Cairo, Asharq Al-Awsat—As one president appeared in the dock on Tuesday, the Egyptian army paved the way for army chief and defense minister, Field Marshall Abdel-Fattah El-Sisi, to run for the presidency later this year in response to “the public will.”
Egypt’s top military body, the Supreme Council of the Armed Forces (SCAF), announced: “The people’s trust in Sisi is a call that must be heeded as the free choice of the people.” Military sources have said that Sisi will resign his military post and announce his presidential candidacy within the coming days. While no date has yet been set for elections, presidential candidates can officially declare themselves from February 18.
The latest developments come as former Egyptian President Mohamed Mursi made his second appearance in court on Tuesday over charges of collaborating with Hamas and Hezbollah to escape from prison during the January 2011 uprising.
Mursi’s trial was not broadcast live, but was aired a few hours after the court session had concluded. The ousted Islamist president appeared wearing a white prisoner uniform and standing in a sound-proof glass cage that has been specifically set up to prevent a repeat of the interruptions he made during his first trial appearance. Mursi repeated the defense that he offered at his first trial, telling the judge that he remains Egypt’s legitimate president and does not recognize the legitimacy of the court.
Mursi was flown from his prison in Alexandria to the Cairo court by military helicopter. Other Muslim Brotherhood detainees being tried alongside him were transferred to the court by military vehicles from Cairo’s Tora Prison. Egyptian authorities beefed up their security presence outside of the Cairo Police Academy, where the trial is being held, fearing a pro-Muslim Brotherhood protest. However it was supporters of army chief Sisi who caused disturbances, attempting to prevent Mursi’s defense lawyers from entering the court.
The heavy security presence in Cairo comes following a series of bombings targeted police in the Egyptian capital last week. The four bombings killed at least six people on Friday, with Al-Qaeda affiliate Ansar Bait Al-Maqdis claiming responsibility for the attacks. In the latest round of violence, General Mohamed Said, head of the Egyptian Interior Minister’s technical office, was killed earlier on Tuesday while leaving his home in Cairo by unknown assailants who fled on a motorcycle. Interim Prime Minister Hazem El-Beblawi vowed that the attack will only serve to “fuel the authorities’ determination to fight terrorism.”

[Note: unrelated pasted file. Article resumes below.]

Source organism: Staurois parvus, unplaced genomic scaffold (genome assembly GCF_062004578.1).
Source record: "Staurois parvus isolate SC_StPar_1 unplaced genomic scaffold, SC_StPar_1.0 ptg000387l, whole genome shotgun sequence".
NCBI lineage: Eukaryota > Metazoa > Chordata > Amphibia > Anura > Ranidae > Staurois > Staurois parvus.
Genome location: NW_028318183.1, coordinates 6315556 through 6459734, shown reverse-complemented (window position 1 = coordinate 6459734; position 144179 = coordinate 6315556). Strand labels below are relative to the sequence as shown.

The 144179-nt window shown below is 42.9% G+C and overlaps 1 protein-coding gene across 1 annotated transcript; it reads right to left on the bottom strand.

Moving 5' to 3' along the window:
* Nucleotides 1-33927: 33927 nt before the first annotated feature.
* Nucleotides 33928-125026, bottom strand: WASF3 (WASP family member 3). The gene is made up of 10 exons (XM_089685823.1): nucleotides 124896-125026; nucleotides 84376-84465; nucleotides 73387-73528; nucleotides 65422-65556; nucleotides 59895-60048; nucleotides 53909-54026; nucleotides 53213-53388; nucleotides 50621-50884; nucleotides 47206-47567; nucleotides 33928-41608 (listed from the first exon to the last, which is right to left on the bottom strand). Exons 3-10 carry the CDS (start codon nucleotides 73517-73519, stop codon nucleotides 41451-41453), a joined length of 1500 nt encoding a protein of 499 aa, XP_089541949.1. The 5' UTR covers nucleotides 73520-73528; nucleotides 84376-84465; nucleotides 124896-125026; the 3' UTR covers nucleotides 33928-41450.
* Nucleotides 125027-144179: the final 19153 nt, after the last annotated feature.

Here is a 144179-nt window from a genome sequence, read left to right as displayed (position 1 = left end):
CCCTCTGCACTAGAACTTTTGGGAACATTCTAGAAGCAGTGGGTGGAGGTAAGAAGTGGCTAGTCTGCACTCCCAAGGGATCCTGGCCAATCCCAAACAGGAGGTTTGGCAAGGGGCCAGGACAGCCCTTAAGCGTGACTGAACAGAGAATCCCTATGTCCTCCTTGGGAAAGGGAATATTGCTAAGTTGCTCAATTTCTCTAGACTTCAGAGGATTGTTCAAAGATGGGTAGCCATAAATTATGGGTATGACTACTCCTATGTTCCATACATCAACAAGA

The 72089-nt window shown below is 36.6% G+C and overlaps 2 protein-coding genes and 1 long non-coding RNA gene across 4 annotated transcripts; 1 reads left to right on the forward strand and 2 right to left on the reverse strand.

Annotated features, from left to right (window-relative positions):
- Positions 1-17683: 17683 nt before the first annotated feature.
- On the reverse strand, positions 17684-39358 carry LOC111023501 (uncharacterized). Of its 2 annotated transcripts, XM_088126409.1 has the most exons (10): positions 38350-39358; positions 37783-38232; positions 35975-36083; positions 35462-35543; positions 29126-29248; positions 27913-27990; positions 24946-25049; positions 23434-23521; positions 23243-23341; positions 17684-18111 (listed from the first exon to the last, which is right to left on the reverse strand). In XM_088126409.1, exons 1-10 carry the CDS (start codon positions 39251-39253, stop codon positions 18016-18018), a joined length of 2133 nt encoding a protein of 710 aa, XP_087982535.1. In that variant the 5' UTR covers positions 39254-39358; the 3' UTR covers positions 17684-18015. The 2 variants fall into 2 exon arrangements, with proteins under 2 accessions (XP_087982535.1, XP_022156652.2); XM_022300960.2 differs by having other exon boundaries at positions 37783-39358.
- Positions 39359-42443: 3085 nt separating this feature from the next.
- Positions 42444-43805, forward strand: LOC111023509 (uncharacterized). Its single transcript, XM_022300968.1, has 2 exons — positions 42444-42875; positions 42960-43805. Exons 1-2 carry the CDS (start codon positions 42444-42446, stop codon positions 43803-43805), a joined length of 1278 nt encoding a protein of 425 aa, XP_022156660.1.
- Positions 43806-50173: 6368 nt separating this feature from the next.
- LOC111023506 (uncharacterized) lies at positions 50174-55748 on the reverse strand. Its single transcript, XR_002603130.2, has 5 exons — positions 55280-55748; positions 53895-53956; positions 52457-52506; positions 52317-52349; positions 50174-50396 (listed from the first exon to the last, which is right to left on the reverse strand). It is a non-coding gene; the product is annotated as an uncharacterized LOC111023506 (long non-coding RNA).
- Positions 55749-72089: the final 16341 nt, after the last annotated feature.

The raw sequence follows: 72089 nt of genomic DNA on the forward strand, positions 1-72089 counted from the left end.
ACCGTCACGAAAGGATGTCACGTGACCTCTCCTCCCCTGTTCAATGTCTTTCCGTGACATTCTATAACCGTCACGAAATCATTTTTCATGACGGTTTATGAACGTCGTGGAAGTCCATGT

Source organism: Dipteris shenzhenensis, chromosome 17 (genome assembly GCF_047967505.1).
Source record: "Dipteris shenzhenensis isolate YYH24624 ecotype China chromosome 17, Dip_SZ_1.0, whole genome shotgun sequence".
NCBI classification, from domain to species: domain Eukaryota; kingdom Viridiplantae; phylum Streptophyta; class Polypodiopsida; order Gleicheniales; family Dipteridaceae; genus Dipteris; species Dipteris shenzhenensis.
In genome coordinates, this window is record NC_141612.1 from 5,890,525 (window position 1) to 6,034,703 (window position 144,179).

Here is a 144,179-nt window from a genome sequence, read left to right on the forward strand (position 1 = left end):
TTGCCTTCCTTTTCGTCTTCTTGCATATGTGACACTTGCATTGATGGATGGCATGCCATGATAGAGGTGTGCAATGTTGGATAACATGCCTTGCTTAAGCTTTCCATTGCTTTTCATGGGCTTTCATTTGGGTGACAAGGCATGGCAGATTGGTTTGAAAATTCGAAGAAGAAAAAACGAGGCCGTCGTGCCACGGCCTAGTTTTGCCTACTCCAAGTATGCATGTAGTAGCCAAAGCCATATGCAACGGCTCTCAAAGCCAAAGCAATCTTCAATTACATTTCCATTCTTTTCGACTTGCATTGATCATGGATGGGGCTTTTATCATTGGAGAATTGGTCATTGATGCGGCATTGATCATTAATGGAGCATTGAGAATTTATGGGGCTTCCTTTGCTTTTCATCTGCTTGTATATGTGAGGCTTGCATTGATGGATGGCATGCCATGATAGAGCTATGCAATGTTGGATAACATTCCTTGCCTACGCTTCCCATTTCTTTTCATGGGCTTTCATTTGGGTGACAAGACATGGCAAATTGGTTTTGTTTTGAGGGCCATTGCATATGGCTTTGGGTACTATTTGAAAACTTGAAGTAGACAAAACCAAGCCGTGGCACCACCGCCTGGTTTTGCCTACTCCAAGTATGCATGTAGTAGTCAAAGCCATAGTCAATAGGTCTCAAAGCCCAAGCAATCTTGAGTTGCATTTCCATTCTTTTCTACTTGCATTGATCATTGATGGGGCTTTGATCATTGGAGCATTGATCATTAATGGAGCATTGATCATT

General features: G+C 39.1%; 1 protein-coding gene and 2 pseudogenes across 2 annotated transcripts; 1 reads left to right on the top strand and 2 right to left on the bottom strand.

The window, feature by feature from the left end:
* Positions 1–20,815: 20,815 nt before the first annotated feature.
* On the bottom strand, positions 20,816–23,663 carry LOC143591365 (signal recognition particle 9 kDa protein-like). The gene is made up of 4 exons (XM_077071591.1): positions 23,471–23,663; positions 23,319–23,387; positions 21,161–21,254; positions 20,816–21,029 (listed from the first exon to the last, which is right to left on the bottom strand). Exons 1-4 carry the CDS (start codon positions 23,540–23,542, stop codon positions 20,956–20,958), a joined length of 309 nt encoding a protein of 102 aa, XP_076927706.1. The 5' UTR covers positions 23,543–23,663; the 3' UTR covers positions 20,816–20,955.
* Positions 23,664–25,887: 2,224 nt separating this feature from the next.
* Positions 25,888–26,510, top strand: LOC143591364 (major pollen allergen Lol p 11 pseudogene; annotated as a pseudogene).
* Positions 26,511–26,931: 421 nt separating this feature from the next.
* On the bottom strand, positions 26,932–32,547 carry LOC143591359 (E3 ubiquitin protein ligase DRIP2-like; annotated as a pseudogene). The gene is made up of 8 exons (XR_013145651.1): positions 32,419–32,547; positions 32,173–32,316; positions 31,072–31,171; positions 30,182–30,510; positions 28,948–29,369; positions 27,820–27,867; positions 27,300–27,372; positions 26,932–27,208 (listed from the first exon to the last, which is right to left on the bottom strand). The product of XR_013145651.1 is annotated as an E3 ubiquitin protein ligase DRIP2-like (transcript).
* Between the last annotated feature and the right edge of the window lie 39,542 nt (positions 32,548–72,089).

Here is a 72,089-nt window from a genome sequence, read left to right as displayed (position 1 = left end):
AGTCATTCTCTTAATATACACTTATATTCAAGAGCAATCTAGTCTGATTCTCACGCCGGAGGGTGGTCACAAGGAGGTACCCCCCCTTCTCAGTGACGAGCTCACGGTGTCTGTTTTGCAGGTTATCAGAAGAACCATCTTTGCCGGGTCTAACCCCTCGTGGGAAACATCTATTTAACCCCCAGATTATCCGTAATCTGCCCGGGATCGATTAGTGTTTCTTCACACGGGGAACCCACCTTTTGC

Many Egyptians are looking to Defense Minister Sisi to run for the presidency, believing that a strong president is the only solution to the unrest that has enveloped the country since Mursi’s ouster. However Sisi would come under pressure to resign from his post as defense minister and army chief before any prospective presidential bid. Military sources informed Asharq Al-Awsat that SCAF’s recent statement backing a Sisi presidential run are most likely in response to Sisi’s own desire to stand down in preparation for a presidential campaign.
“SCAF is honoring Sisi for his long military service, and that includes promoting him to Field Marshall and hosting a large military celebration on his retirement. This is all part of wishing him luck for his life as a civilian, in which he will also no doubt continue to serve the nation,” the military source said.
A second military source, speaking to Asharq Al-Awsat on the condition of anonymity, noted that the SCAF statement issued on Tuesday was carefully worded and did not state that he had been “authorized” by the military to run for the presidency. Instead, the statement affirmed that SCAF had listened to Sisi regarding the current situation in the country and the popular demands that he stand for the presidency, adding that the military body considers a Sisi presidential bid “a mandate and an obligation” based on the free will of the Egyptian people.
Dr. Hassan Nafia, an Egyptian professor of Political Science, told Asharq Al-Awsat: “In the end, if one resigns from the armed forces then they have the right to run for parliament or the presidency. However if one is ‘authorized’ to run by the armed forces, then that means they are the armed forces’ candidate. This would only serve to raise confusion as the Egyptian Armed Forces is an independent and neutral body that has no role in politics.”